Kingdom of BithyniaEdit
Even before the conquest by Alexander the Bithynians appear to have asserted their independence, and successfully maintained it under two native princes, Bas and Zipoites, the latter of whom assumed the title of king (basileus) in 297 BC.
His son and successor, Nicomedes I, founded Nicomedia, which soon rose to great prosperity, and during his long reign (c. 278 – c. 255 BC), as well as those of his successors, Prusias I, Prusias II and Nicomedes II (149 – 91 BC), the kingdom of Bithynia had a considerable standing and influence among the minor monarchies of Anatolia. But the last king, Nicomedes IV, was unable to maintain himself in power against Mithridates VI of Pontus. After being restored to his throne by the Roman Senate, he bequeathed his kingdom through his will to the Roman republic (74 BC).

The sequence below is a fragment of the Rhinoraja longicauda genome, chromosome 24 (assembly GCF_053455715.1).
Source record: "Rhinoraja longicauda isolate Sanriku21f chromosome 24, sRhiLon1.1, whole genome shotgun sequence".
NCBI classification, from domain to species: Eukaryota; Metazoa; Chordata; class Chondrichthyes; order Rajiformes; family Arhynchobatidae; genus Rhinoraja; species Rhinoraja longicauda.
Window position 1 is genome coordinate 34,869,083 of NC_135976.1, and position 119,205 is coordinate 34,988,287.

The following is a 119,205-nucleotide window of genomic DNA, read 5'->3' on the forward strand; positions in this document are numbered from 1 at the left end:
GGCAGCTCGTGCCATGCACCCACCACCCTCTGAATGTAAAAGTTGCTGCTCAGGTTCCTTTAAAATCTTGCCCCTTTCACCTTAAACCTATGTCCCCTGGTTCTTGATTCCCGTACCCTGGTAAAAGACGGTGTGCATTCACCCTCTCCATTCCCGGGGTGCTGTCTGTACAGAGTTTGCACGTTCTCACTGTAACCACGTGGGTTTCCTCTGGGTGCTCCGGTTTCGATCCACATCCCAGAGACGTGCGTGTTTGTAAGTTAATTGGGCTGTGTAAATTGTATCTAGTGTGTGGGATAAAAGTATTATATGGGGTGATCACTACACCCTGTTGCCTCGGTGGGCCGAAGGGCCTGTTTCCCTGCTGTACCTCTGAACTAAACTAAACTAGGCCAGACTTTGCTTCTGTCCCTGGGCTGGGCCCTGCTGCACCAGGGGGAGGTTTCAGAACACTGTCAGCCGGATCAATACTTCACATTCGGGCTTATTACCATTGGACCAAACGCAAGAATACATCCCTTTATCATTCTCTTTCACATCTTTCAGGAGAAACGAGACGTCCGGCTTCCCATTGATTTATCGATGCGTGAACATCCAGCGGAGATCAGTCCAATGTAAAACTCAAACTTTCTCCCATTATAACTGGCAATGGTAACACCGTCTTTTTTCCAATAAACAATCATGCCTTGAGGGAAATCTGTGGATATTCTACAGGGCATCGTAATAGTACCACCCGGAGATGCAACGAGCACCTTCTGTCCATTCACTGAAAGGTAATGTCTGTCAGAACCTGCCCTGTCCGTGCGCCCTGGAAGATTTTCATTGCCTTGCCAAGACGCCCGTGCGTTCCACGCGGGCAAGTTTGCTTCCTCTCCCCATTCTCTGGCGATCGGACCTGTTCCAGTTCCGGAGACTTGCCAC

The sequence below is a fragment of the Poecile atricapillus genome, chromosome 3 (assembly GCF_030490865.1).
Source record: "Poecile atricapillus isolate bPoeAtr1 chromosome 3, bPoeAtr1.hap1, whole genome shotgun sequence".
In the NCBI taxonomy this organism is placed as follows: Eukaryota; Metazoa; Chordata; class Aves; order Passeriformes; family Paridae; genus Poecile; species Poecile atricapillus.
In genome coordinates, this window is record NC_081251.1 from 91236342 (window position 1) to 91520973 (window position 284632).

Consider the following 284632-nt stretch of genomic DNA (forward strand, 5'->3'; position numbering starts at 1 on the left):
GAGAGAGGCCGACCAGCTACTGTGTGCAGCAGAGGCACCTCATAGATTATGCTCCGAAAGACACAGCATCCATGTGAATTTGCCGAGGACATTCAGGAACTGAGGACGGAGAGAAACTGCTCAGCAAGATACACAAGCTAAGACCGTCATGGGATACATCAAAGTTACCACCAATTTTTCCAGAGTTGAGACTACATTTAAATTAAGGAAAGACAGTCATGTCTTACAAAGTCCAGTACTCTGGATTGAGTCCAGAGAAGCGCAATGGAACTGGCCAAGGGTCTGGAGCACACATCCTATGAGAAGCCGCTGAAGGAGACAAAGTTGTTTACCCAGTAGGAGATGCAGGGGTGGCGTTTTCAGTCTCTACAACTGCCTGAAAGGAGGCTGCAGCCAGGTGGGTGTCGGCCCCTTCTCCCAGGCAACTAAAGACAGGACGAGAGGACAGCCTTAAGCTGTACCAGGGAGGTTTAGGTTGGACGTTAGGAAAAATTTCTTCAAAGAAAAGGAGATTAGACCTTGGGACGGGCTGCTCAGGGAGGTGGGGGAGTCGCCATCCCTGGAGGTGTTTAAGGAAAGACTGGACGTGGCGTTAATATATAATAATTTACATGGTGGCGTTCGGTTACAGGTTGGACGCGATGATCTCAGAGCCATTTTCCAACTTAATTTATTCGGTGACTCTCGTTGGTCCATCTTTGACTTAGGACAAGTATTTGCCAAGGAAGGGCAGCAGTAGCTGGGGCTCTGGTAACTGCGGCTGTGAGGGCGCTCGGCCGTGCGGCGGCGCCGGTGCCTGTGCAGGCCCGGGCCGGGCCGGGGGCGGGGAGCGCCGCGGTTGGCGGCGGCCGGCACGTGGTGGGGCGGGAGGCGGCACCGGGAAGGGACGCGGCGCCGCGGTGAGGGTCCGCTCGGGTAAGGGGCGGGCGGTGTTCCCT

The coinage of these kings show their regal portraits, which tend to be engraved in an extremely accomplished Hellenistic style.
As a Roman province, the boundaries of Bithynia changed frequently. During this period, Bithynia was commonly united for administrative purposes with the province of Pontus. This was the situation at the time of Emperor Trajan, when Pliny the Younger was appointed governor of the combined provinces (109/110 – 111/112), a circumstance which has provided historians with valuable information concerning the Roman provincial administration at that time.
Bithynia attracted much attention because of its roads and its strategic position between the frontiers of the Danube in the north and the Euphrates in the south-east. To secure communications with the eastern provinces, the monumental bridge across the river Sangarius was constructed around 562 AD. Troops frequently wintered at Nicomedia.